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Cath Everett

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Economic recovery concerns for 2011

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Much worse than expected labour market figures have reinforced fears that economic recovery could falter in 2011, experts have warned.

 
According to the Office of National Statistics, unemployment rose by 35,000 to 2.5 million in the three months to October – the period before Chancellor George Osborne announced details of his spending cuts and VAT tax hike and even before such measures have fully kicked in. One in three have now been unemployed for more than a year.
 
Youth unemployment hit almost record levels rising by 28,000 to 943,000 or 19.8% and the number of available full-time positions fell, with 1.16 million part-time workers now unable to find full-time work and almost 600,000 temporary workers (the equivalent of two out of five) unable to get a permanent job.
 
Despite government hopes, there was also no evidence to suggest that cuts in public sector posts were being replaced by private sector job creation. Employment in the public sector dropped by 33,000 to just over 6 million, while the number of private sector jobs remained flat at 23.11 million.
 
Minister took some comfort from a drop of 1,200 to 1.46 million in the benefit claimant count and a 1,000 increase in the number of job vacancies to 468,000, but Prime Minister David Cameron admitted that he was concerned about the weakness of the labour market.
 
John Philpott, chief economic advisor at the Chartered Institute of Personnel and Development, said: “The latest job market figures are much worse than expected and the opposite of what was wanted in the run-up to Christmas, with no joy and very little comfort on offer.”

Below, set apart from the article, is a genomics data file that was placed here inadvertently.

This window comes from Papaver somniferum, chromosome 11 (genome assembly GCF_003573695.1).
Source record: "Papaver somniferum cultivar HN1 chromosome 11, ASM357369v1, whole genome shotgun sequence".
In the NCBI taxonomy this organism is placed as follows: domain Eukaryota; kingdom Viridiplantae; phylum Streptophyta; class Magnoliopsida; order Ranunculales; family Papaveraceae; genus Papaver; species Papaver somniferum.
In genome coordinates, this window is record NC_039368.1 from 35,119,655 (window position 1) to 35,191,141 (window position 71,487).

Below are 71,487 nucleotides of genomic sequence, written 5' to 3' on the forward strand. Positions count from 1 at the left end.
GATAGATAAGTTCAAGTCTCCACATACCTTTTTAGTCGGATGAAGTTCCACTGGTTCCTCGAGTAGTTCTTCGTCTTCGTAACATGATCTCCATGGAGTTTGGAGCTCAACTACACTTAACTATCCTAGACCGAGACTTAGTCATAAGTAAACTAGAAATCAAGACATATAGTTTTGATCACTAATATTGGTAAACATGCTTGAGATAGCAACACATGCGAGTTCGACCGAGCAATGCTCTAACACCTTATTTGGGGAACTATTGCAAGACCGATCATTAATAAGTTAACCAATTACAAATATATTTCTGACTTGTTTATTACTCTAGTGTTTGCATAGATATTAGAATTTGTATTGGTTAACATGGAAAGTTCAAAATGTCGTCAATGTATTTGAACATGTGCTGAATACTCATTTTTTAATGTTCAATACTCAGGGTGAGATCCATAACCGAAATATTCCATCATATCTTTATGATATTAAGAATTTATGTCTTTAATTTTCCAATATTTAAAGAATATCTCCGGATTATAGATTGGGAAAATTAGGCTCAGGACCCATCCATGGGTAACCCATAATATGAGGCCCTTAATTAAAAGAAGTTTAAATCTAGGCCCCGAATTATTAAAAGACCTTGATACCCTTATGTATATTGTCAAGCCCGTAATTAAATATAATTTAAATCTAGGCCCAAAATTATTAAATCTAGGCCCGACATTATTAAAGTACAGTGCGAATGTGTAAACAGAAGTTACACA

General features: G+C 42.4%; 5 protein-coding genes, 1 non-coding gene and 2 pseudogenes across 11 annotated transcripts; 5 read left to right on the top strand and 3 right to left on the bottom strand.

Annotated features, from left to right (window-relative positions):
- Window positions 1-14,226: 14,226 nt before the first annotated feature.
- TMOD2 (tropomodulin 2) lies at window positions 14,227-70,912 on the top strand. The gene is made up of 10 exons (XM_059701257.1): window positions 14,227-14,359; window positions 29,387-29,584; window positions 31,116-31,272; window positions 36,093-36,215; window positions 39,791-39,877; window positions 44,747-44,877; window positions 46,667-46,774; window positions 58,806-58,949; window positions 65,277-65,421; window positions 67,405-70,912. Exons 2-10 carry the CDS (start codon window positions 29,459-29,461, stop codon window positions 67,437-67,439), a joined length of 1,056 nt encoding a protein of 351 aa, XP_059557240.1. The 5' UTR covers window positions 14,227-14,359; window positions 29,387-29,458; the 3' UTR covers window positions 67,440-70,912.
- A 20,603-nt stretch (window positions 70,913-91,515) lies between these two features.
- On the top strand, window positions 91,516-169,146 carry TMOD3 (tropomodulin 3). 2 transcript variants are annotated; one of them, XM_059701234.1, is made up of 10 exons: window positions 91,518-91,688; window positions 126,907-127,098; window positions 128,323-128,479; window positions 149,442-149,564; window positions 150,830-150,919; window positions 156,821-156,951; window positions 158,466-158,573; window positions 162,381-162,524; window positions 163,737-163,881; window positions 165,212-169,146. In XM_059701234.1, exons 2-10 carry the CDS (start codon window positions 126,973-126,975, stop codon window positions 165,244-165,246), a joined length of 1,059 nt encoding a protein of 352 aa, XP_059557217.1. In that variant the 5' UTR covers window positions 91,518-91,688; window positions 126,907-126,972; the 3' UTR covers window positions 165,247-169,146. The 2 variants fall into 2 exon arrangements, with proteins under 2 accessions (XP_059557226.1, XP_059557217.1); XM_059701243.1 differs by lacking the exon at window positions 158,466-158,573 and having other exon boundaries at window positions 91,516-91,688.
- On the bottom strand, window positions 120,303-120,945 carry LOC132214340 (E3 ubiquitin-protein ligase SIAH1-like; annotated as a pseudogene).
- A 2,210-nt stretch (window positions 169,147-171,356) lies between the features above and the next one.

It was especially disappointing to see the positive momentum that had built up earlier in 2010 appear to run out of steam even before the full impact of the coalition government’s spending cuts and tax hikes took effect, which did “not bode well” for 2011, he added.
 
Manufacturing, which was previously at the forefront of the export-led economic recovery, was still downsizing and was now joining construction as one of the sectors set to bear the brunt of public spending cuts, Philpott said.
 
The Institute of Directors was equally concerned. Graeme Leach, the organisation’s chief economist, said: “The labour market looks very flat and doesn’t fill us with confidence about the pace of economic recovery. The softening in the labour market reinforces our message that economic recovery will weaken in 2011.”

One Response

  1. Some focussed thinking on the positives?

    When I read stories about doom and gloom and failed attempts to kick-start the British economy, I wonder what sort of an impact that must have on businesses.

    Constant news about failure and bleak outlooks will drive negative thinking right through the heart of the groups and individuals that we desperately need to pull us out of this mess.

    If we can focus our thinking on positive messages and bright horizons, we can have a huge impact on the rate of recovery.

    Karen

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